KUALA LUMPUR, March 1 (Reuters) - A Russian-flagged oil tanker will not be allowed to call at Kuala Linggi port in Malaysia, its government said on Tuesday, amid pressure on countries to enforce international sanctions on Moscow-linked businesses over the invasion of Ukraine.
The Linda, which was identified in a U.S. Treasury document detailing sanctions against Russian entities, was heading towards the Malaysian port and was scheduled to arrive at the weekend, Reuters reported on Monday, citing shipping data.
Malaysia's transport ministry said the port's operator had decided to decline the ship's request to drop anchor there "in order not to violate any sanctions".
"The ministry will continue to review the situation for further action as may be required according to current government policies," it said in a statement, without spelling out the government's position on the U.S. sanctions.
Malaysia had previously expressed concern about the conflict in Ukraine but stopped short of condemning Russia. It has not commented on the international sanctions imposed on Russia over the invasion.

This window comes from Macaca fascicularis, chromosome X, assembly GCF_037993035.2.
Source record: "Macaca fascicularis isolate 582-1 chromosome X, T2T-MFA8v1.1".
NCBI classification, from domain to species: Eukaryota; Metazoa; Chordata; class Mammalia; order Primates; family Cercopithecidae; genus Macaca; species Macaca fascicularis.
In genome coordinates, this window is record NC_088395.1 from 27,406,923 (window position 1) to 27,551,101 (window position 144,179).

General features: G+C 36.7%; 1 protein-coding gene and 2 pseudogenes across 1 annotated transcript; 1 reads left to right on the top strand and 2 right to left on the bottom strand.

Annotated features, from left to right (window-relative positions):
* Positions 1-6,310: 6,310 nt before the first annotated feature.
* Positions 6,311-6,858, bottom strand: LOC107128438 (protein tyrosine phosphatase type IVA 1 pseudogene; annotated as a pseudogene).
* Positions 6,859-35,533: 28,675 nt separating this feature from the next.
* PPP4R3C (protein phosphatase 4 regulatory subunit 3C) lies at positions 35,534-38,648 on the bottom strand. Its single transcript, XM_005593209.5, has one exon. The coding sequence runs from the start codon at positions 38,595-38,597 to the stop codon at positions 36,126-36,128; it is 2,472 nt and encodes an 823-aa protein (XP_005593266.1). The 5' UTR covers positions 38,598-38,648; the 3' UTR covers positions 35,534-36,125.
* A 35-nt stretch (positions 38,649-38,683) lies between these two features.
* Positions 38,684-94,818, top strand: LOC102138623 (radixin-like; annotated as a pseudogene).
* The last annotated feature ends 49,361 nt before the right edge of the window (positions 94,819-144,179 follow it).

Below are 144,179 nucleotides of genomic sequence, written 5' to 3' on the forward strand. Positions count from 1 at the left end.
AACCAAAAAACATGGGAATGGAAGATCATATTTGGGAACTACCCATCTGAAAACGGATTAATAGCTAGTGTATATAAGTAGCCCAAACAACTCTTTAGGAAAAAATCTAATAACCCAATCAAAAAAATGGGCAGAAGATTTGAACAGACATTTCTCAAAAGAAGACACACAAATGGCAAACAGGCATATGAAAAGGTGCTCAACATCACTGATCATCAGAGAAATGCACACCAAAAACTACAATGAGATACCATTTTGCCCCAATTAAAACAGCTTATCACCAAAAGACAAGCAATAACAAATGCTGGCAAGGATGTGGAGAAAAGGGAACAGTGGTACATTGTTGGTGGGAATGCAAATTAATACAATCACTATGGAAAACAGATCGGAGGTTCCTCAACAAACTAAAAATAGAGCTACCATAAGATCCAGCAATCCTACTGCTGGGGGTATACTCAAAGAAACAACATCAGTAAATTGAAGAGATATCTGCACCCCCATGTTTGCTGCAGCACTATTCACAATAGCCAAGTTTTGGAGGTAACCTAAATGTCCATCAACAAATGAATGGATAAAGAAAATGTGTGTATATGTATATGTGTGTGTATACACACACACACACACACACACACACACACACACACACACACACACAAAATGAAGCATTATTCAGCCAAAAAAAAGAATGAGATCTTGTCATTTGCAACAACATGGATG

The ministry's statement, which attributed the decision to block the ship to port authorities rather than the government, suggested "an attempt to split the difference" in placating both Russia and the United States, said Euan Graham, senior fellow at the International Institute for Strategic Studies.
"It's a pragmatic move to try and maneuver between two large countries...as I suspect the U.S. is applying significant pressure behind the scenes on Malaysia to observe sanctions," he told Reuters.
According to the United States, Linda is owned by PSB Leasing, a unit of Russian lender Promsvyazbank, which has also been hit by international sanctions. Provsyazbank, however, has denied that its subsidiary owned the vessel.
A U.S. advocacy group has said Linda was also suspected to be transporting Iranian oil, a target of other U.S. sanctions. read more
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